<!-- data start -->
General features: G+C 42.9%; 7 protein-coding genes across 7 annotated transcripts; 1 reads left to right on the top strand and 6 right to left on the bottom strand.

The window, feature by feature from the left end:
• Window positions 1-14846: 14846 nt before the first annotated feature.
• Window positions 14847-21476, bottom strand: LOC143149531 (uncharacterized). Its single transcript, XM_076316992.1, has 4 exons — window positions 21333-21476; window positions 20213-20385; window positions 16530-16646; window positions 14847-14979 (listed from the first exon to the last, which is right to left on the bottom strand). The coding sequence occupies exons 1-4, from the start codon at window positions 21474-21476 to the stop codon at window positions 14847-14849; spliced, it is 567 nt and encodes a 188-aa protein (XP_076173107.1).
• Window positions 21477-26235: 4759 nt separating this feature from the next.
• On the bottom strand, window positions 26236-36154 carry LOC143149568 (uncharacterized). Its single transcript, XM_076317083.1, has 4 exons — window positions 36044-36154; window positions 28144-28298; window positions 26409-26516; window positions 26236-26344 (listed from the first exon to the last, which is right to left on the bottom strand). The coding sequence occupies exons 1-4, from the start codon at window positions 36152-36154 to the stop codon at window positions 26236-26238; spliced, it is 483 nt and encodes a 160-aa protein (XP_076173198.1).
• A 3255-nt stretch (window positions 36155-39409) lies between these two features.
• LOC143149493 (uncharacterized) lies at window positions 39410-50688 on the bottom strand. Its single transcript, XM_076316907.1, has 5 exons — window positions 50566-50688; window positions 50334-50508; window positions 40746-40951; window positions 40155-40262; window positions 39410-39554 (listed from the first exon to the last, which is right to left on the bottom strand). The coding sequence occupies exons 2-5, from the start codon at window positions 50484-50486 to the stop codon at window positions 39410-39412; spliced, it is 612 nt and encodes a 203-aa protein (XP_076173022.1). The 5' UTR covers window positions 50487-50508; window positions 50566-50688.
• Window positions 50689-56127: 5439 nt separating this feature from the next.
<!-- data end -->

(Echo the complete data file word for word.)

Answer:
General features: G+C 42.9%; 7 protein-coding genes across 7 annotated transcripts; 1 reads left to right on the top strand and 6 right to left on the bottom strand.

The window, feature by feature from the left end:
• Window positions 1-14846: 14846 nt before the first annotated feature.
• Window positions 14847-21476, bottom strand: LOC143149531 (uncharacterized). Its single transcript, XM_076316992.1, has 4 exons — window positions 21333-21476; window positions 20213-20385; window positions 16530-16646; window positions 14847-14979 (listed from the first exon to the last, which is right to left on the bottom strand). The coding sequence occupies exons 1-4, from the start codon at window positions 21474-21476 to the stop codon at window positions 14847-14849; spliced, it is 567 nt and encodes a 188-aa protein (XP_076173107.1).
• Window positions 21477-26235: 4759 nt separating this feature from the next.
• On the bottom strand, window positions 26236-36154 carry LOC143149568 (uncharacterized). Its single transcript, XM_076317083.1, has 4 exons — window positions 36044-36154; window positions 28144-28298; window positions 26409-26516; window positions 26236-26344 (listed from the first exon to the last, which is right to left on the bottom strand). The coding sequence occupies exons 1-4, from the start codon at window positions 36152-36154 to the stop codon at window positions 26236-26238; spliced, it is 483 nt and encodes a 160-aa protein (XP_076173198.1).
• A 3255-nt stretch (window positions 36155-39409) lies between these two features.
• LOC143149493 (uncharacterized) lies at window positions 39410-50688 on the bottom strand. Its single transcript, XM_076316907.1, has 5 exons — window positions 50566-50688; window positions 50334-50508; window positions 40746-40951; window positions 40155-40262; window positions 39410-39554 (listed from the first exon to the last, which is right to left on the bottom strand). The coding sequence occupies exons 2-5, from the start codon at window positions 50484-50486 to the stop codon at window positions 39410-39412; spliced, it is 612 nt and encodes a 203-aa protein (XP_076173022.1). The 5' UTR covers window positions 50487-50508; window positions 50566-50688.
• Window positions 50689-56127: 5439 nt separating this feature from the next.